Efforts to generate MPER-based immunogens have been particularly challenging, with most efforts yielding little or no neutralization [15,35,36]. More recently, Wang et al.  described constructs in which the N- and C-terminal heptad repeats of HIV gp41 were connected via linkers to form six-helix bundles with C-terminal MPER tails. These constructs were able to neutralize primary pseudovirus infection and inhibit syncytium formation and cell-to-cell transmission of virus, but this ability required large doses of purified IgGs. Likewise, Zhou et al.  described peptide conjugates encompassing the 2F5 epitope and part of the 4E10 epitope that were able to elicit modest neutralization against Tier 1 HIV isolate SF162.SL. More promising was a report  describing the production of chimeric influenza: HIV constructs (in which HIV gp120 was replaced with influenza hemagglutinin (HA), leading to gp41: HA chimeras, some of which were presented on SIVmac239 Gag virus-like particles. One chimera was able to elicit neutralizing antisera in guinea pigs capable of neutralizing three Tier 2 subtype B pseudoviruses.
In this work, we modeled the 2F5 and 4E10 epitopes into a surface loop of human rhinovirus type 14 (HRV14) in silico with the goal of minimizing the need for significant conformational reorganization upon binding partner mAbs 2F5 and 4E10. Graphic models were used to design combinatorial libraries in which the epitopes were connected to the HRV loop by short linkers of variable lengths and sequences, optimized to include HIV-like presentations of the epitopes (as has been done previously to generate other immunogenic presentations of HIV epitopes [35,40,41,42]). In the case of the 2F5 epitope presentations, we previously explored novel molecular dynamics simulations approaches that optimized the length, hydrophobicity, and propensity of the epitope for vaccine design  aiming to promote the HIV-like type 1 β-turn conformation of this epitope . In the case of the 4E10 epitope, we aimed to promote the known amphipathic α-helical structure of this epitope in its free and antibody-bound conformations. Once generated, the chimeric viruses were subjected to immunoselection protocols using the cognate HIV antibodies to identify the viruses most optimally displaying the inserted epitope. To assess the antigenicity of a guided sampling of the viruses, we used direct and competitive ELISAs (measuring the ability of HIV MPER antibody to bind the MPER-presenting chimeras) as well as a neutralization assay (measuring the ability of HIV MPER antibody to inhibit MPER-presenting chimeric virus infection of cells). After assessing the antigenicity, those deemed to present their HIV epitopes in ways well recognized by 2F5 or 4E10 were chosen to immunize guinea pigs.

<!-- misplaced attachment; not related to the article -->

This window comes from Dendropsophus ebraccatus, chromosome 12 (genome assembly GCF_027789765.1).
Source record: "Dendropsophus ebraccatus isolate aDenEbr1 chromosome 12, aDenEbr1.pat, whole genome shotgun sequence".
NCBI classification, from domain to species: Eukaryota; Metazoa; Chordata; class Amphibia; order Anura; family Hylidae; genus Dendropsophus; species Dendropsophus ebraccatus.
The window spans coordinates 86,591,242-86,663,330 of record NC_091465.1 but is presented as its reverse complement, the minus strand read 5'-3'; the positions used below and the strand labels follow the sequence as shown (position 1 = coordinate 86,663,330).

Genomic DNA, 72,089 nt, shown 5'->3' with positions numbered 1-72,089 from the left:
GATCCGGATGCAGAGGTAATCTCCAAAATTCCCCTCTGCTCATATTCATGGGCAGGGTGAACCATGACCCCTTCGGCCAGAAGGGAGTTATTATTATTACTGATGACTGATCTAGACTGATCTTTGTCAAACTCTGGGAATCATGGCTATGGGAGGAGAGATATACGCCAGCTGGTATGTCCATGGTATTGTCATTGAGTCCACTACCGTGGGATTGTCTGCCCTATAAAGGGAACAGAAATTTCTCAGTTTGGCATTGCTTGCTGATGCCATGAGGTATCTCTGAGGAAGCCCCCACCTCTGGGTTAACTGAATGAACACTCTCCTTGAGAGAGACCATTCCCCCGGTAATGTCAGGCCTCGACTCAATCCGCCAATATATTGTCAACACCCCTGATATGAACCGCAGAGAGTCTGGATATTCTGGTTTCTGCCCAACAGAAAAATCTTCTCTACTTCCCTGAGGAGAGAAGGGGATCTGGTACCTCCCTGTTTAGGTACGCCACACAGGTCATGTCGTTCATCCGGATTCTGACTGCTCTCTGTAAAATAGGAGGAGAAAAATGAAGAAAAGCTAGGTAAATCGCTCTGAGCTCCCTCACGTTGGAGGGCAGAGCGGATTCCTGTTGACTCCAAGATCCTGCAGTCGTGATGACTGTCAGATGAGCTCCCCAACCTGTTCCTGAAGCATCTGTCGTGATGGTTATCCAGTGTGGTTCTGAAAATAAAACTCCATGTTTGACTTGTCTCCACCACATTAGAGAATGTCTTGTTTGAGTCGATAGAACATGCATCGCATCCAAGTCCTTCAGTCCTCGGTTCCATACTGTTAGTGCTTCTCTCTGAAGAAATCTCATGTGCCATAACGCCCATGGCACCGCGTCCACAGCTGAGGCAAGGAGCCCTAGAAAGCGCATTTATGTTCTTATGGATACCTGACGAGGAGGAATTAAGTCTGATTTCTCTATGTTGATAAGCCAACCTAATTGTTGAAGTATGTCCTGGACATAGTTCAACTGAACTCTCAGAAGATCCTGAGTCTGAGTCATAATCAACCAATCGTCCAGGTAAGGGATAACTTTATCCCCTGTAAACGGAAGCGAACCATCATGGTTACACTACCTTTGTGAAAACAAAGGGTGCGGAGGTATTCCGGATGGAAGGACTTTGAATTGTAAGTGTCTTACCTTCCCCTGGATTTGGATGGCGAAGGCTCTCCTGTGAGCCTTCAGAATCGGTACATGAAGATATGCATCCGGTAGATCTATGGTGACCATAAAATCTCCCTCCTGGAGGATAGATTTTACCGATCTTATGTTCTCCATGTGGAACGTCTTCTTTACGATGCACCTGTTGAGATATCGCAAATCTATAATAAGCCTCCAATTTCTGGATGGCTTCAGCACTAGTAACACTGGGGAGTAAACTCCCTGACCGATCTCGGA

One of the chimeras displaying the 2F5 epitope was able to elicit neutralizing responses against pseudoviruses of the AE, F, and, to a lesser extent, D subtypes. Among 10 chimeras designed to display the 4E10 epitope, one elicited neutralizing antibody responses against pseudoviruses of subtypes A, B, C, D, AE, and F (representing all of the subtypes tested) while four others elicited significantly neutralizing antibodies against pseudoviruses of the AE, F, and, to a lesser extent, A, B, or D subytpes. While the neutralization titers obtained were modest, this work confirms that HRV chimeras displaying MPER sequences can induce broad anti-HIV-1 neutralizing responses, and could possibly be further optimized to elicit more potent immune responses.
Materials and Methods
Cells, viruses, media, bacteria and plasmids
H1-HeLa cells  were used to produce, propagate, titer, and immunoselect wild-type HRV14 as well as the recombinant HRV14: HIV-1 gp41 2F5 and 4E10 chimeric viruses. M medium  with 1-10% fetal bovine serum was used for propagation of the viruses; PA medium  with 1-10% fetal bovine serum was used for isolation and titering of the viruses; Dulbecco’s modified Eagle medium (DMEM; Gibco, BRL, Carlsbad, CA) was used for HeLa cell transfection; and AH medium  was used for large-scale propagations of the viruses. The bacterial strain used for transformation of the engineered plasmids was E. coli DH10B ElectroMax (Gibco, BRL, Carlsbad, CA). The pST-LIC plasmid was used for all of the genetic engineering. This plasmid was derived from modification of the previously used HRV-encoding p3IIST plasmid , whereby the sequences flanking the missing VP2 puff of the NIm-II region of HRV14  were modified to have extended sticky ends to maximize the efficiency of ligation with complementary HIV-encoding DNA oligonucleotides .
Antibodies and peptides
The broadly neutralizing human mAbs, 2F5 (PolyMun, Inc., Vienna, Austria), which binds the gp41 MPER epitope E662LDKWA667 , 4E10 (PolyMun, Inc., Vienna, Austria), which binds the gp41 MPER epitope, N671WFDITNW678, and Z13e1 (Michael Zwick, The Scripps Research Institute, La Jolla, CA), which binds to the gp41 MPER epitope, N671WFDIT676, were used for immunoselections and, in the case of 2F5 and 4E10, antigenicity assays. Antibodies used for ELISAs included anti-HRV14 murine mAbs 1 and 17 [which bind to the neutralizing immunogenic site IA (NIm-IA)  and were provided by Dr. Roland Rueckert, University of Wisconsin, Madison, WI], horseradish peroxidase (HRP)-conjugated goat-anti-mouse IgG (Cappel ICN, Irvine, CA), and Fc-specific sheep anti-mouse IgG (Sigma, St. Louis, MO). Ac-EQELLELDKWASLW-NH2 peptide (synthesized by NeoMPS, Inc., San Diego, CA) and the K7-D11 lactam-bridged Ac-NWFDITK 7WLWD 11KKK-NH2 (NK-15) peptide, (purchased from Chempep, Inc., Wellington, FL but originally synthesized and characterized by Michel Sun in the laboratory of Dr. John W. Taylor, Department of Chemistry and Chemical Biology at Rutgers University) were employed for competition in ELISAs and for elution of the chimeric viruses in competitive immunoselections. Three keyhole limpet hemocyanin (KLH)-conjugated peptides were used for immunization of guinea pigs: KLH-EQELLELDKWASSLW-NH2 (KLH-P-E; NeoMPS, Inc., San Diego, CA), KLH-EQELLALDKWASSLW-NH2 (KLH-P-A; NeoMPS, Inc., San Diego, CA), and KLH-C‑NWFDITK 7WLWD 11KKK-NH2 (KLH-NK-15; Chempep, Inc., Wellington, FL).